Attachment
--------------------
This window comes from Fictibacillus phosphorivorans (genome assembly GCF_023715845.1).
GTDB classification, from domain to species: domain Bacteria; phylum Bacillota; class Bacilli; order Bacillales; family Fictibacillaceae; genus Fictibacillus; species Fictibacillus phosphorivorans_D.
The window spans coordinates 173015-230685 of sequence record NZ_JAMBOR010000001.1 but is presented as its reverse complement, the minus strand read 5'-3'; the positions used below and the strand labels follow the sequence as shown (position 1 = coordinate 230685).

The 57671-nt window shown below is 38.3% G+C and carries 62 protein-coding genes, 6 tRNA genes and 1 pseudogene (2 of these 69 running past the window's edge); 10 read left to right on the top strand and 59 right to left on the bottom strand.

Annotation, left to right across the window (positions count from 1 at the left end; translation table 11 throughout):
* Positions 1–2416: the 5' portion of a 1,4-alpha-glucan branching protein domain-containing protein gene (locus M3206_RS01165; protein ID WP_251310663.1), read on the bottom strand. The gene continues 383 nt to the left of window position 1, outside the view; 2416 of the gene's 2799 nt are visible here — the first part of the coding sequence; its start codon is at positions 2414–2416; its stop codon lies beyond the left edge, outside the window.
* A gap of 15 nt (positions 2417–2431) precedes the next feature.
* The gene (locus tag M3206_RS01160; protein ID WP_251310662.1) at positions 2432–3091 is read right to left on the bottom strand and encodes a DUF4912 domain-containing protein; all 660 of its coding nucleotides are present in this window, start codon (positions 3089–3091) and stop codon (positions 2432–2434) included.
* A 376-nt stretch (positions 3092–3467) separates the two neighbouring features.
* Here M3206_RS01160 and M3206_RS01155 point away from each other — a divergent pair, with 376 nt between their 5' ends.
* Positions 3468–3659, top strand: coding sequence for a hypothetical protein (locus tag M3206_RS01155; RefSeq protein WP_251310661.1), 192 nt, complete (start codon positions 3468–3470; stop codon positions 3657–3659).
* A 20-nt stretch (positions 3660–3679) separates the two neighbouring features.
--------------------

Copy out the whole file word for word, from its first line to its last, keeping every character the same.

This window comes from Fictibacillus phosphorivorans (genome assembly GCF_023715845.1).
GTDB classification, from domain to species: domain Bacteria; phylum Bacillota; class Bacilli; order Bacillales; family Fictibacillaceae; genus Fictibacillus; species Fictibacillus phosphorivorans_D.
The window spans coordinates 173015-230685 of sequence record NZ_JAMBOR010000001.1 but is presented as its reverse complement, the minus strand read 5'-3'; the positions used below and the strand labels follow the sequence as shown (position 1 = coordinate 230685).

The 57671-nt window shown below is 38.3% G+C and carries 62 protein-coding genes, 6 tRNA genes and 1 pseudogene (2 of these 69 running past the window's edge); 10 read left to right on the top strand and 59 right to left on the bottom strand.

Annotation, left to right across the window (positions count from 1 at the left end; translation table 11 throughout):
* Positions 1–2416: the 5' portion of a 1,4-alpha-glucan branching protein domain-containing protein gene (locus M3206_RS01165; protein ID WP_251310663.1), read on the bottom strand. The gene continues 383 nt to the left of window position 1, outside the view; 2416 of the gene's 2799 nt are visible here — the first part of the coding sequence; its start codon is at positions 2414–2416; its stop codon lies beyond the left edge, outside the window.
* A gap of 15 nt (positions 2417–2431) precedes the next feature.
* The gene (locus tag M3206_RS01160; protein ID WP_251310662.1) at positions 2432–3091 is read right to left on the bottom strand and encodes a DUF4912 domain-containing protein; all 660 of its coding nucleotides are present in this window, start codon (positions 3089–3091) and stop codon (positions 2432–2434) included.
* A 376-nt stretch (positions 3092–3467) separates the two neighbouring features.
* Here M3206_RS01160 and M3206_RS01155 point away from each other — a divergent pair, with 376 nt between their 5' ends.
* Positions 3468–3659, top strand: coding sequence for a hypothetical protein (locus tag M3206_RS01155; RefSeq protein WP_251310661.1), 192 nt, complete (start codon positions 3468–3470; stop codon positions 3657–3659).
* A 20-nt stretch (positions 3660–3679) separates the two neighbouring features.